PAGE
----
Last weekend I saw my first sign of spring. No, not a robin. Not a crocus. Not even a dandelion. This was a real sign. It said “rummage sale.”
Spring seems to be a time when many of us get the urge to clean house—to organize, sort, and get rid of stuff. The longer days and the promise of warm weather motivate us to clean out the winter’s accumulation of debris, just like our cave-dwelling ancestors must have done. There’s one slight difference. They tossed stuff over the edge of the nearest cliff. We put ours out in the yard with price tags on it.
The biggest rummage sale I’ve ever had was years ago. My ex-husband’s parents had moved out of their house into an apartment, and it fell to us to deal with 30 years’ worth of accumulated stuff they left behind.
It was a lot of stuff. They were hoarders. The closets bulged with long outdated clothes. There were boxes of stuff under the beds. The garage was piled literally floor to ceiling with stuff—you couldn’t even walk through it except on one narrow path between the stacks of boxes.
In some of those boxes, we found treasure. Toys. Thirty-year-old toys—cars, trucks, models, and games. Some of them were still in their original boxes. Most of them had never been used.
We had a huge rummage sale and sold most of the toys. We made a lot of money that was badly needed at the time. Still, we weren’t as thrilled about it as we might have been. We were too aware of the real value of those toys. We knew the high price of that windfall.
You see, those toys had all been gifts—Christmas and birthday gifts to my ex-husband and his two brothers from aunts, uncles, and grandparents. Gifts their parents couldn’t have afforded to buy them. Gifts that were lovingly and thoughtfully chosen. Gifts they must have been delighted to receive. And gifts that they never had a chance to play with.
Their parents had stored all those wonderful gifts away in boxes. To “keep them from getting broken.” To “save them till the boys were old enough to appreciate them.”
Among the things we found was a Davey Crockett bath towel with my ex-husband’s name on it. As a five-year-old who knew all the words to “The Ballad of Davey Crockett,” he would have loved it. At 35, he was certainly “old enough to appreciate it.” By then, however, it had pretty much lost its appeal.
In another box was a wind-up police car. Its light and siren still worked. We sold it for about $40. A good price, certainly—but a fraction of the value it might have had. Just imagine the fun three little boys could have had, winding it up and sending it across the floor, lights flashing and siren wailing, after imaginary crooks. Of course, sooner or later they would have broken it. Still, the pleasure it provided would have been worth far more than the $40 we got for it 30 years later.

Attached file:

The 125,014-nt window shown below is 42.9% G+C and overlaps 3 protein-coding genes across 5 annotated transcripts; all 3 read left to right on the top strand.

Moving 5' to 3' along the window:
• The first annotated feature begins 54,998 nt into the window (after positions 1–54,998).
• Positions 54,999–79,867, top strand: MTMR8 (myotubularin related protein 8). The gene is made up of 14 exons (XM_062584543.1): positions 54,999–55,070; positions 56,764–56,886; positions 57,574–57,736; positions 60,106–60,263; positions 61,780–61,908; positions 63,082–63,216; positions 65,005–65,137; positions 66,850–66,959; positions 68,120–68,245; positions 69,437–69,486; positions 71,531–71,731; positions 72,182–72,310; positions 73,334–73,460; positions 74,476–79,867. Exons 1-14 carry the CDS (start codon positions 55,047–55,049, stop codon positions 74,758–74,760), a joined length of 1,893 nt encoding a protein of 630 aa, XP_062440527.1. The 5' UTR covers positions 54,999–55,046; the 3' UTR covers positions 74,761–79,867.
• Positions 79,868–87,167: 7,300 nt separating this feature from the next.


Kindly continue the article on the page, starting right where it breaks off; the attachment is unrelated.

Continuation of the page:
This year, when you do your spring cleaning and organizing, take a minute and think about the stuff you have in your closets and cupboards and garage. Why is it there? How important is it to you? What does it add to your life?
If you don’t use it and don’t care about it, maybe it’s time to have a rummage sale and pass it on to someone else. If you do care about it, maybe it’s time to get it out and use it. If something is stashed away in boxes and don’t even remember it’s there, you might as well not have it. If it matters enough to keep, it matters enough to use and enjoy.
One of the things in my cupboard is a serving platter, an old one that belonged to my grandmother. I use it—for guests, for special occasions, and for ordinary family dinners. Yes, using it means taking the risk that I’ll break it someday. But in the meantime, I think about my grandmother every time I get it out. To me, that honors her memory far more than keeping the platter hidden away in a cupboard and saving it for years, until someday my own grandchildren get it and sell it on E-Bay.
So why not use what you have? Let the kids play with those special toys. Use the good china. Wear the clothes you’re saving for special occasions. Get rid of meaningless stuff that’s nothing but clutter. Then enjoy what you have left.
Some possessions, after all, are simply too valuable not to use.